Odd title, right? But so accurate. And a shameless rip off of J.K. Rowling's Commencement Address at the Annual Meeting of the Harvard Alumni Association. Tomas Bryce linked me this speech a while back and it's well worth watching. So much of what she said rang true for me, especially this part:
"...the fact that you are graduating from Harvard suggests that you are not very well-acquainted with failure. You might be driven by a fear of failure quite as much as a desire for success. Indeed, your conception of failure might not be too far from the average person’s idea of success..."
The average person's idea of success... That sums it all. I've always had good jobs and respectable pay, which equated to contentment. I wasn't miserable, far from it. But I wasn't happy. Without happiness, is there truly success? The lack of misery kept me to that routine. I sometimes questioned if this is what I was meant to be, but I had already begun my slow death: I was getting "comfortable". I had just bought my 2nd duplex and was already planning an early retirement. The houses would be paid off by the time I'm 50 and the rental income from all 4 apartments, minus maintenance costs, would have me living comfortably. Great plan until disaster struck.
Out of pure stupidity, I had bought that second house without proper inspection, because I "trusted" the owner/seller who had also sold me the first house a few years before. I ended up with major emergency repairs to pay for. To make matters worse, a tenant in each of the duplex decided they weren't going to pay their rent anymore. With the Quebec Rental Board being extremely protective of tenants, it took nearly 5 months before I was rid of the first tenant, and 6 for the 2nd. Aside from that huge income loss from those 2 unpaid rents for half a year, I also had even more repairs to do in the 2nd tenant's apartment. He completely wrecked it then fled the premises a week before the judge finally granted me the eviction warrant. It was 1 week before Christmas.
Icing on the cake? I was working as a soundwoman in movie dubbing at the time. The industry entered a downward phase. Since we were unionized, layoffs were based on seniority. With only 2 guys hired after me, I was the third to go. Nobody moves in the winter in Montreal. So it was a few more months before I could find new tenants. By then, I was this close to losing both my houses.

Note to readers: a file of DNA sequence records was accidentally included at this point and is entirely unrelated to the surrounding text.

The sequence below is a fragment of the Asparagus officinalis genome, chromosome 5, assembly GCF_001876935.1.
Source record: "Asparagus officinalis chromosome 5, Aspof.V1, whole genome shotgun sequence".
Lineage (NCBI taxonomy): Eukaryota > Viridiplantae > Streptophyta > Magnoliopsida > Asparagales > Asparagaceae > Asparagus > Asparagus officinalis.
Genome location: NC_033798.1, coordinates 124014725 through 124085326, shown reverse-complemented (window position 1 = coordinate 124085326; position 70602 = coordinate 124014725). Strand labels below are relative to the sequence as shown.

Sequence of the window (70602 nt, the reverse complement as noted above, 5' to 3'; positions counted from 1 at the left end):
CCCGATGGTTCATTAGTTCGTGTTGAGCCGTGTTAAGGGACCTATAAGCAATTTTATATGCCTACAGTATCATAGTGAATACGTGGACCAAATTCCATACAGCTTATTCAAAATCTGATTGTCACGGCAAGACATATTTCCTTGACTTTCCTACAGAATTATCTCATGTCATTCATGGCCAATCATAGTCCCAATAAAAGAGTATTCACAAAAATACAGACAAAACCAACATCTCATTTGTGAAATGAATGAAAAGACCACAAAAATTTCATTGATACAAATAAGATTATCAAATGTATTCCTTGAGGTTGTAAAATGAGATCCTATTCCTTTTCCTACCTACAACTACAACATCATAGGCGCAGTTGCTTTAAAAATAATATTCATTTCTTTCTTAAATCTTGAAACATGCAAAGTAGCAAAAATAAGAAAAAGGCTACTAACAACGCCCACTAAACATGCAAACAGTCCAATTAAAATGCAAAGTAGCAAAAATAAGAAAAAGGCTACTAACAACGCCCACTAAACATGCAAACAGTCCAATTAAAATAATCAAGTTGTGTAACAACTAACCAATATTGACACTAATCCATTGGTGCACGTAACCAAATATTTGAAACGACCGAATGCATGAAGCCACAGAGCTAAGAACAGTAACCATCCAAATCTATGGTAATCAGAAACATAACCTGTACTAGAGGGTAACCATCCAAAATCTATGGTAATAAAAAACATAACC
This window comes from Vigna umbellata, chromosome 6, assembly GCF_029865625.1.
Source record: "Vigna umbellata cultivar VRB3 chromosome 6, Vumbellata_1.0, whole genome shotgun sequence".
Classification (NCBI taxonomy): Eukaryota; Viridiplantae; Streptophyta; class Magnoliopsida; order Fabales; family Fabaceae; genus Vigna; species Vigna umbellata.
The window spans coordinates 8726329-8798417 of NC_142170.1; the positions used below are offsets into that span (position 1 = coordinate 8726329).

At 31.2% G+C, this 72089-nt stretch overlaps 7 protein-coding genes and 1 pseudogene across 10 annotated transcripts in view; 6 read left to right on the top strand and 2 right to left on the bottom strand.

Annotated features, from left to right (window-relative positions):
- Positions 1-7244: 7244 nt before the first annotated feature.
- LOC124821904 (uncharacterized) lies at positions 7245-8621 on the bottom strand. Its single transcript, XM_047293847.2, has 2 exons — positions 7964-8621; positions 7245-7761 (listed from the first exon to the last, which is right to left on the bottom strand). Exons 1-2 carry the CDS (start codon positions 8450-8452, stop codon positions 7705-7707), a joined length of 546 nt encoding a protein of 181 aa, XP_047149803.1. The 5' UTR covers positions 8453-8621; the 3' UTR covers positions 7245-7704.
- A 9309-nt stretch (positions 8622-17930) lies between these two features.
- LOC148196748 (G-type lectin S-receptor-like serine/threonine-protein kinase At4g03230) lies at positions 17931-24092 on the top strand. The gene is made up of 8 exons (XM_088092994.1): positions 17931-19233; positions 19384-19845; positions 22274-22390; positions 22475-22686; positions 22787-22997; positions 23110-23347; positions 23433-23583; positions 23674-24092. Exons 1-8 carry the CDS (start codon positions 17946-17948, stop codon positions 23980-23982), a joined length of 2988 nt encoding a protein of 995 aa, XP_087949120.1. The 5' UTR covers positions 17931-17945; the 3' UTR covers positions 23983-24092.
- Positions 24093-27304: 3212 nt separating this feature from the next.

It was a long uphill battle, but one I was determined to win. Movie dubbing was picking up again. The studio called me back but it wasn't the same. I already knew then that this wasn't it. I left them not too many months later for a better paying job. One day, looking for a 2nd part-time job to help get back to the "comfort" zone I once had, I stumbled on a job opening as QA Tester for Ubisoft. The schedule didn't fit mine but it got me browsing their site. And that is how I discovered they had just opened a campus in Montreal. The enrollment period for next year's students was ending in 2 or 3 weeks.
At the time, my head really wasn't into putting together a portfolio, but I knew I had to. Thank God for the events I had organized as a player in UO or I wouldn't have known what to send them to try to convince them I had "the right stuff" to be a designer. It was many months before classes started but the timing was perfect, just when I got my finances back under control.
What I got from this ordeal is: 1) it's ok to fail as long as your learn from it (namely don't ever trust a Realtor, spend that extra $500-$1000 and get a proper inspection!); 2) don't let failure defeat you but rather consider it as an opportunity to reassess yourself, your goals and explore ways to reach them. If not for all that mess, I probably would have remained in movie dubbing for a long time, and never truly been happy; 3)Never give up. I never lost hope (though I confess it wavered a lot) and it paid off as didn't lose my houses. Last but not least, 4) it was the trigger that sent me on the path to achieve the dream I had as a little girl of becoming a designer. If not for this, who knows how many more years may have passed before I realized there was finally a game design program in Montreal? By then, I might have considered myself too old to go back to school. God knows I wasn't the youngest at the campus! Yet if not for graduating from the program and working in the field in Montreal, I never would have qualified for the immigration requirements to work in the US.
Pain can sometimes be a much needed wake up call and a blessing in disguise.